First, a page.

The pilots of an Air France flight which plunged into the Atlantic ignored warnings and failed to follow textbook procedures according to a new report.
Based on recently recovered black boxes, French investigators have given their most extensive account to date of the 2009 crash of the Rio to Paris flight.
With all 228 people on board killed, relatives want answers. Some believe that technical failings put those at the controls in an impossible situation.
“It is completely unfair to accuse the pilots if we don’t know what situation they were confronted with, if we don’t know what was going on in the cockpit in the final minutes,” said Robert Soulas, President of the AF 447 victims’ association.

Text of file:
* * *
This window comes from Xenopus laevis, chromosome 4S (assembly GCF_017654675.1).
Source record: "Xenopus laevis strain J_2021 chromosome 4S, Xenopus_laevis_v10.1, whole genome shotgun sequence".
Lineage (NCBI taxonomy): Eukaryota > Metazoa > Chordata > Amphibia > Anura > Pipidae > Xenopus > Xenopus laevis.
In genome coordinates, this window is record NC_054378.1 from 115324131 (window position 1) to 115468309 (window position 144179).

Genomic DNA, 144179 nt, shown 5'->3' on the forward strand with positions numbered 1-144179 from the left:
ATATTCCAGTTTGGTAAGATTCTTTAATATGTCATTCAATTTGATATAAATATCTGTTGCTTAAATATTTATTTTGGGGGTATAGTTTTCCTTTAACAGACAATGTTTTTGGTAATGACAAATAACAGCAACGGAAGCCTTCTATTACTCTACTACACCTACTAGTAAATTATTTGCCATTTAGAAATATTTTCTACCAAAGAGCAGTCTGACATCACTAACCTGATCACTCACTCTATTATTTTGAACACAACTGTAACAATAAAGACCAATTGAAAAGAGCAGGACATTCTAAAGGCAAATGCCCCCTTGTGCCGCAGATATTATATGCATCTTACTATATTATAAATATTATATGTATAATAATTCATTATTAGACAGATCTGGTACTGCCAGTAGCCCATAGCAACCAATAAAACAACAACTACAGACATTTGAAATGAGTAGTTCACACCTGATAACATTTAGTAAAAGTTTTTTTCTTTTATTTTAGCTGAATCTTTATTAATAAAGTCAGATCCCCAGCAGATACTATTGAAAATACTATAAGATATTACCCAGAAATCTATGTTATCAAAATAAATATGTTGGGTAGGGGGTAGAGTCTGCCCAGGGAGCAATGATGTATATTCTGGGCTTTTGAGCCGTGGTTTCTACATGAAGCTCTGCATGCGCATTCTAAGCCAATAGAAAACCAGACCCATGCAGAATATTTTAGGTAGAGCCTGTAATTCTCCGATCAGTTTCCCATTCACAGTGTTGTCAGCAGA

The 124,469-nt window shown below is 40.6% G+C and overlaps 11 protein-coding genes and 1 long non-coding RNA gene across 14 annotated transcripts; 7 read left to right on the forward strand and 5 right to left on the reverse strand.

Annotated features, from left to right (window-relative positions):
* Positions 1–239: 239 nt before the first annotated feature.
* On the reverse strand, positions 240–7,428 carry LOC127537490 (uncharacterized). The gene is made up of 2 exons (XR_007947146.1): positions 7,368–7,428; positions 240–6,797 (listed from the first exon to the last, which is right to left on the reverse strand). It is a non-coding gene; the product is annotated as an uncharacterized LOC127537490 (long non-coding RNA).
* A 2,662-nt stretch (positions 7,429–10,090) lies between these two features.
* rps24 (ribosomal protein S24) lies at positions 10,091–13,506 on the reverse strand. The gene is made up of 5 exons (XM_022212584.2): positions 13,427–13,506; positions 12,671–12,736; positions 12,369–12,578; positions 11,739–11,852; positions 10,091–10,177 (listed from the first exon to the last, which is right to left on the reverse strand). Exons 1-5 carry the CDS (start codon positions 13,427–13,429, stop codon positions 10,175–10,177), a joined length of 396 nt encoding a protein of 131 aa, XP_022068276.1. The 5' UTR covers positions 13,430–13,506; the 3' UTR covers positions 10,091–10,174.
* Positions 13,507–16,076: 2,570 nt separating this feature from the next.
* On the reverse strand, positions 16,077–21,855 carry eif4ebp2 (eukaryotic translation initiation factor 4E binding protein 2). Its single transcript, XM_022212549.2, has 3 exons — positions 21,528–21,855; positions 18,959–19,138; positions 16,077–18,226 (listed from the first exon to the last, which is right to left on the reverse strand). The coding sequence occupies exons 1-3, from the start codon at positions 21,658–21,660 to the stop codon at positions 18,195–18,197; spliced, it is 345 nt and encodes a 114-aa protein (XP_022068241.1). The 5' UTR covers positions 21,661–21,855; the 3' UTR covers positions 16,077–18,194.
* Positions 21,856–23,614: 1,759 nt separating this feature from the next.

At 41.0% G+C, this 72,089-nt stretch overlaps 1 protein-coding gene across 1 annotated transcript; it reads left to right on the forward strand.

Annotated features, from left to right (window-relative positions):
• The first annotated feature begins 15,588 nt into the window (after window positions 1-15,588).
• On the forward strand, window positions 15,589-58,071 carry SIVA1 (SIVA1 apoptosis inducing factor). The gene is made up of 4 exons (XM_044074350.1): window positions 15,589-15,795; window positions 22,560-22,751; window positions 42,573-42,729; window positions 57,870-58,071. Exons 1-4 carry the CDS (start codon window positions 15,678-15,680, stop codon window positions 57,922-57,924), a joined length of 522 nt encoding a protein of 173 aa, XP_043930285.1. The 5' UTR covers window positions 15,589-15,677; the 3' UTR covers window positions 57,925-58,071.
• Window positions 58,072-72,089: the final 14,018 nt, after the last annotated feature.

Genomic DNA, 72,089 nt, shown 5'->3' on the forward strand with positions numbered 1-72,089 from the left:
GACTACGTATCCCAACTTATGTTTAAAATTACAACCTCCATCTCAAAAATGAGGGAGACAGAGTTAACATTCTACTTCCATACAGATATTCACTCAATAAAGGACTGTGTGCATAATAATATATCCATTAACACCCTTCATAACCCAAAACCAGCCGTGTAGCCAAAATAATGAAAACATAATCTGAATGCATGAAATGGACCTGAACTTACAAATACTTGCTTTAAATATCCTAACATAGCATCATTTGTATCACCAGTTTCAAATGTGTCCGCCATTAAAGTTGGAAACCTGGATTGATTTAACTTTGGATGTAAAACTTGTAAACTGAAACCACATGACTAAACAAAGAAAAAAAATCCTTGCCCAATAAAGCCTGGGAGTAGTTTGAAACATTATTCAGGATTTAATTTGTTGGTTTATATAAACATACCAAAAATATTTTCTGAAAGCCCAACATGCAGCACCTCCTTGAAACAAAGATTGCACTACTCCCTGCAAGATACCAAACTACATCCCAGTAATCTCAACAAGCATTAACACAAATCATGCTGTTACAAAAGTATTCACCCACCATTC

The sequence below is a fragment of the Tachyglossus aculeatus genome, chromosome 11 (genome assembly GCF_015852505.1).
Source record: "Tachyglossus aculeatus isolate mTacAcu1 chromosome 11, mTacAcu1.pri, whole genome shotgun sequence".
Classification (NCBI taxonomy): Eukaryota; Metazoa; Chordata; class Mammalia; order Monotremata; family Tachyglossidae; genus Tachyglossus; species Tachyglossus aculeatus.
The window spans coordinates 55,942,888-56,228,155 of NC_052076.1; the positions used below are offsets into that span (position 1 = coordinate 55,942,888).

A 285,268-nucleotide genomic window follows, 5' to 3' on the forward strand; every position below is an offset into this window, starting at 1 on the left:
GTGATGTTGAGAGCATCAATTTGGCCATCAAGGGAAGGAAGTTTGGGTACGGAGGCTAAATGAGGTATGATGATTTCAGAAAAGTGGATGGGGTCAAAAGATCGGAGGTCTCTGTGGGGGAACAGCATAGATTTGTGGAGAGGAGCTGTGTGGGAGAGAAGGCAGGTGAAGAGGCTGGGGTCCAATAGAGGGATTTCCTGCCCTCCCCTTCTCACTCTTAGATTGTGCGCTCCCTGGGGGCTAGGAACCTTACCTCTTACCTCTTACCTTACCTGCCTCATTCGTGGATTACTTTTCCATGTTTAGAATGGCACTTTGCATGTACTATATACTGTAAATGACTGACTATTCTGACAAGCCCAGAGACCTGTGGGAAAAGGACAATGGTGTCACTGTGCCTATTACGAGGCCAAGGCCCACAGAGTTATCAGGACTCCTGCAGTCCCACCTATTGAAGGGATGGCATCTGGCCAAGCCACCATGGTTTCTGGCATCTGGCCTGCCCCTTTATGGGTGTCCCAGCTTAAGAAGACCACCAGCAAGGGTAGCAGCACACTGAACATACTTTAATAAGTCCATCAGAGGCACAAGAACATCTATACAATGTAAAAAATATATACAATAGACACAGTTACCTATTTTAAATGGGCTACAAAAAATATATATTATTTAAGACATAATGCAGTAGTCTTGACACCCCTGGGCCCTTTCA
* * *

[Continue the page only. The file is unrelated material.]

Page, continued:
The report confirms that external sensors, likely obstructed by ice crystals, caused a temporary loss of reliable speed data for the crew.
While the captain was on a routine rest period and out of the cockpit, two co-pilots were in charge when the plane stalled or lost lift. They pointed its nose up instead of down, which is not the standard response, having failed to discuss repeated warnings of the problem.
Passengers were given no warning as the Airbus plummeted into the ocean at 200 kilometres-per-hour in a matter of minutes.
The report by the French BEA authority recommends training improvements but Air France has defended its pilots. The airline and the plane’s makers Airbus are being investigated for alleged manslaughter over the crash.